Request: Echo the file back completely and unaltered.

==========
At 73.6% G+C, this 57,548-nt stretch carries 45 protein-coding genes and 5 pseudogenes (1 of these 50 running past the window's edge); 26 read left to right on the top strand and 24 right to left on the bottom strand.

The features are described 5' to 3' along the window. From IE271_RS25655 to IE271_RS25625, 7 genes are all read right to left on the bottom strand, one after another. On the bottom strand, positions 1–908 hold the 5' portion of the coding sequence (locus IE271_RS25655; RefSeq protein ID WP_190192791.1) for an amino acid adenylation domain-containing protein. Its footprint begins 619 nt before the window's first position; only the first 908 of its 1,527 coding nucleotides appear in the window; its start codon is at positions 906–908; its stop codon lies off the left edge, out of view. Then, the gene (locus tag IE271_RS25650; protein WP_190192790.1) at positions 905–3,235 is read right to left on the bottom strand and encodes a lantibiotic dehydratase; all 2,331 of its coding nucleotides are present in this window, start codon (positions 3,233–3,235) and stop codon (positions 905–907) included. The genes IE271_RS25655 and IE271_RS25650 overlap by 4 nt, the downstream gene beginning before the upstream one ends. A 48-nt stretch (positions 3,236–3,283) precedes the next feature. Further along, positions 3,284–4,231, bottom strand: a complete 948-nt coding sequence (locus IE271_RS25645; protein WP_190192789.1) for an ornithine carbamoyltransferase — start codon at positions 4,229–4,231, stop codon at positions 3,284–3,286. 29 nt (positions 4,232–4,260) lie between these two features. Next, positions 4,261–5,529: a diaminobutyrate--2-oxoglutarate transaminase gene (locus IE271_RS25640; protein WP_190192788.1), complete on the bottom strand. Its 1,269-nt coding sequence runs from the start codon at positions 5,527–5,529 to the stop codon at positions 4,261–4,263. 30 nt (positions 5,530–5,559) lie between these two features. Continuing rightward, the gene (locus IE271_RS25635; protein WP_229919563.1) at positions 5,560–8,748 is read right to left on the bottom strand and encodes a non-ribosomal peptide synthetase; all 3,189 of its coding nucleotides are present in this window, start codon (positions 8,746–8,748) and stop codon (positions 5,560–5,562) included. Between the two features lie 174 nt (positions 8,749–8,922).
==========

At 73.6% G+C, this 57,548-nt stretch carries 45 protein-coding genes and 5 pseudogenes (1 of these 50 running past the window's edge); 26 read left to right on the top strand and 24 right to left on the bottom strand.

The features are described 5' to 3' along the window. From IE271_RS25655 to IE271_RS25625, 7 genes are all read right to left on the bottom strand, one after another. On the bottom strand, positions 1–908 hold the 5' portion of the coding sequence (locus IE271_RS25655; RefSeq protein ID WP_190192791.1) for an amino acid adenylation domain-containing protein. Its footprint begins 619 nt before the window's first position; only the first 908 of its 1,527 coding nucleotides appear in the window; its start codon is at positions 906–908; its stop codon lies off the left edge, out of view. Then, the gene (locus tag IE271_RS25650; protein WP_190192790.1) at positions 905–3,235 is read right to left on the bottom strand and encodes a lantibiotic dehydratase; all 2,331 of its coding nucleotides are present in this window, start codon (positions 3,233–3,235) and stop codon (positions 905–907) included. The genes IE271_RS25655 and IE271_RS25650 overlap by 4 nt, the downstream gene beginning before the upstream one ends. A 48-nt stretch (positions 3,236–3,283) precedes the next feature. Further along, positions 3,284–4,231, bottom strand: a complete 948-nt coding sequence (locus IE271_RS25645; protein WP_190192789.1) for an ornithine carbamoyltransferase — start codon at positions 4,229–4,231, stop codon at positions 3,284–3,286. 29 nt (positions 4,232–4,260) lie between these two features. Next, positions 4,261–5,529: a diaminobutyrate--2-oxoglutarate transaminase gene (locus IE271_RS25640; protein WP_190192788.1), complete on the bottom strand. Its 1,269-nt coding sequence runs from the start codon at positions 5,527–5,529 to the stop codon at positions 4,261–4,263. 30 nt (positions 5,530–5,559) lie between these two features. Continuing rightward, the gene (locus IE271_RS25635; protein WP_229919563.1) at positions 5,560–8,748 is read right to left on the bottom strand and encodes a non-ribosomal peptide synthetase; all 3,189 of its coding nucleotides are present in this window, start codon (positions 8,746–8,748) and stop codon (positions 5,560–5,562) included. Between the two features lie 174 nt (positions 8,749–8,922).